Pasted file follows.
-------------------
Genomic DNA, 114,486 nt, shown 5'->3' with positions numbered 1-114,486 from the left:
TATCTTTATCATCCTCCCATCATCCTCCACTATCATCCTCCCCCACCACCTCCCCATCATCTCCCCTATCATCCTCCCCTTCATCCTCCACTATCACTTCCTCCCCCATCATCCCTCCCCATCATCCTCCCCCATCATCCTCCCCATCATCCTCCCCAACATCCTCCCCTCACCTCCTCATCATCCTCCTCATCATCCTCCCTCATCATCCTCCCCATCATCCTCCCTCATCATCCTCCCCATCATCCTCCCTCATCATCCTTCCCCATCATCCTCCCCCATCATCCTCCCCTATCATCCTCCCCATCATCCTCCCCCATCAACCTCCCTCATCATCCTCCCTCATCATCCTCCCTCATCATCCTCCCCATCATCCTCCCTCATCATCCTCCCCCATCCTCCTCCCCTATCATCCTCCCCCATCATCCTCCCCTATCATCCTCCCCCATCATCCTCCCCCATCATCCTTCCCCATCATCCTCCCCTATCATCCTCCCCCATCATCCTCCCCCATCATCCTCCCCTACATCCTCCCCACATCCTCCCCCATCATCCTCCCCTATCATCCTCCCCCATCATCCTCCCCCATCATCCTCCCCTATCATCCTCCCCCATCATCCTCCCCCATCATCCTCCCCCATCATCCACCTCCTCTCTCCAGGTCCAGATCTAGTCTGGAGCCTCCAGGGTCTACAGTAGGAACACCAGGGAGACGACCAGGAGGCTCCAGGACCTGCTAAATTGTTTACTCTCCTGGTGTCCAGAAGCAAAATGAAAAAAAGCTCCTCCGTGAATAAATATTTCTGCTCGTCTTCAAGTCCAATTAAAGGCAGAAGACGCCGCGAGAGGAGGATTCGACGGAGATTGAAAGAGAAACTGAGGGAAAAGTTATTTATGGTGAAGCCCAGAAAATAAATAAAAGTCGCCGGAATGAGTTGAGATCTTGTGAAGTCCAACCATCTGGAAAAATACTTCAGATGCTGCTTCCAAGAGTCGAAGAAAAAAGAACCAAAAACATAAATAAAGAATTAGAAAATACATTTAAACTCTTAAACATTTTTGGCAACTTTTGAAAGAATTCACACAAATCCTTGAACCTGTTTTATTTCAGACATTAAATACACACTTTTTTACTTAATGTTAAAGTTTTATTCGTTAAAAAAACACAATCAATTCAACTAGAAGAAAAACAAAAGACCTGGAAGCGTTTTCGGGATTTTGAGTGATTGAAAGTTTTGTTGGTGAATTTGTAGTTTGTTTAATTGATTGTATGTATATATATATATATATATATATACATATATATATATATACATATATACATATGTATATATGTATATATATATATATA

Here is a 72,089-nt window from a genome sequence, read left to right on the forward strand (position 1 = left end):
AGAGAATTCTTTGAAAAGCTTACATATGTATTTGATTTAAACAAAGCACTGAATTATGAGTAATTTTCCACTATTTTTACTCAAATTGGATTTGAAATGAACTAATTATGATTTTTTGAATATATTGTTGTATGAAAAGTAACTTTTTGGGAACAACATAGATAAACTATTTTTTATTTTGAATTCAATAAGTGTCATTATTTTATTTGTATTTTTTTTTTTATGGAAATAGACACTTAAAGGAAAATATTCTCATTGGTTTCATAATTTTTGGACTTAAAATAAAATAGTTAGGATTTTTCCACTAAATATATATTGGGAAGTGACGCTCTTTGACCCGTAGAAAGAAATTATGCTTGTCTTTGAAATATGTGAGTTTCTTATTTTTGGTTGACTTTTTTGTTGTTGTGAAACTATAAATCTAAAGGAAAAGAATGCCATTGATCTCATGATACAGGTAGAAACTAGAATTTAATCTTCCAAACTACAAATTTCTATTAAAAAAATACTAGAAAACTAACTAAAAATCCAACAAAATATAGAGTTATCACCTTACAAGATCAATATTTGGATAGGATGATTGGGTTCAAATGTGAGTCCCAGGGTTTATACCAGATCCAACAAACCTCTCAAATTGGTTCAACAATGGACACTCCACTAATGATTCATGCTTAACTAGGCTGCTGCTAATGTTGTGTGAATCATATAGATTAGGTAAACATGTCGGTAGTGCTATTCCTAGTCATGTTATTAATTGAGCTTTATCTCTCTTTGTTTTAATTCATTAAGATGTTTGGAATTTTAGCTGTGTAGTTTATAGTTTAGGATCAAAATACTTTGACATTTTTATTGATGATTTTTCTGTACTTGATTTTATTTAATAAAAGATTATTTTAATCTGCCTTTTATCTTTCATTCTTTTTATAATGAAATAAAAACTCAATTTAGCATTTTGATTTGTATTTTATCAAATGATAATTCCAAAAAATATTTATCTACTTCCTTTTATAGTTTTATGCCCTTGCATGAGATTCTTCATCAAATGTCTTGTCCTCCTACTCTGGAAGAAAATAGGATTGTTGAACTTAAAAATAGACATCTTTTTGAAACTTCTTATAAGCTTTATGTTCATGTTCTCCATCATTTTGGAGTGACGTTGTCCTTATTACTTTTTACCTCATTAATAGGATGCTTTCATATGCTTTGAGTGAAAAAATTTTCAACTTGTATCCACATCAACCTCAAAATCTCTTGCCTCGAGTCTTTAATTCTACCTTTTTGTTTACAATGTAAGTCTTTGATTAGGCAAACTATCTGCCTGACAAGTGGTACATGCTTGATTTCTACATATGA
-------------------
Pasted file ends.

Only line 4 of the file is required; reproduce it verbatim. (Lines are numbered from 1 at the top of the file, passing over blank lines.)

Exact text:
AGAGAATTCTTTGAAAAGCTTACATATGTATTTGATTTAAACAAAGCACTGAATTATGAGTAATTTTCCACTATTTTTACTCAAATTGGATTTGAAATGAACTAATTATGATTTTTTGAATATATTGTTGTATGAAAAGTAACTTTTTGGGAACAACATAGATAAACTATTTTTTATTTTGAATTCAATAAGTGTCATTATTTTATTTGTATTTTTTTTTTTATGGAAATAGACACTTAAAGGAAAATATTCTCATTGGTTTCATAATTTTTGGACTTAAAATAAAATAGTTAGGATTTTTCCACTAAATATATATTGGGAAGTGACGCTCTTTGACCCGTAGAAAGAAATTATGCTTGTCTTTGAAATATGTGAGTTTCTTATTTTTGGTTGACTTTTTTGTTGTTGTGAAACTATAAATCTAAAGGAAAAGAATGCCATTGATCTCATGATACAGGTAGAAACTAGAATTTAATCTTCCAAACTACAAATTTCTATTAAAAAAATACTAGAAAACTAACTAAAAATCCAACAAAATATAGAGTTATCACCTTACAAGATCAATATTTGGATAGGATGATTGGGTTCAAATGTGAGTCCCAGGGTTTATACCAGATCCAACAAACCTCTCAAATTGGTTCAACAATGGACACTCCACTAATGATTCATGCTTAACTAGGCTGCTGCTAATGTTGTGTGAATCATATAGATTAGGTAAACATGTCGGTAGTGCTATTCCTAGTCATGTTATTAATTGAGCTTTATCTCTCTTTGTTTTAATTCATTAAGATGTTTGGAATTTTAGCTGTGTAGTTTATAGTTTAGGATCAAAATACTTTGACATTTTTATTGATGATTTTTCTGTACTTGATTTTATTTAATAAAAGATTATTTTAATCTGCCTTTTATCTTTCATTCTTTTTATAATGAAATAAAAACTCAATTTAGCATTTTGATTTGTATTTTATCAAATGATAATTCCAAAAAATATTTATCTACTTCCTTTTATAGTTTTATGCCCTTGCATGAGATTCTTCATCAAATGTCTTGTCCTCCTACTCTGGAAGAAAATAGGATTGTTGAACTTAAAAATAGACATCTTTTTGAAACTTCTTATAAGCTTTATGTTCATGTTCTCCATCATTTTGGAGTGACGTTGTCCTTATTACTTTTTACCTCATTAATAGGATGCTTTCATATGCTTTGAGTGAAAAAATTTTCAACTTGTATCCACATCAACCTCAAAATCTCTTGCCTCGAGTCTTTAATTCTACCTTTTTGTTTACAATGTAAGTCTTTGATTAGGCAAACTATCTGCCTGACAAGTGGTACATGCTTGATTTCTACATATGA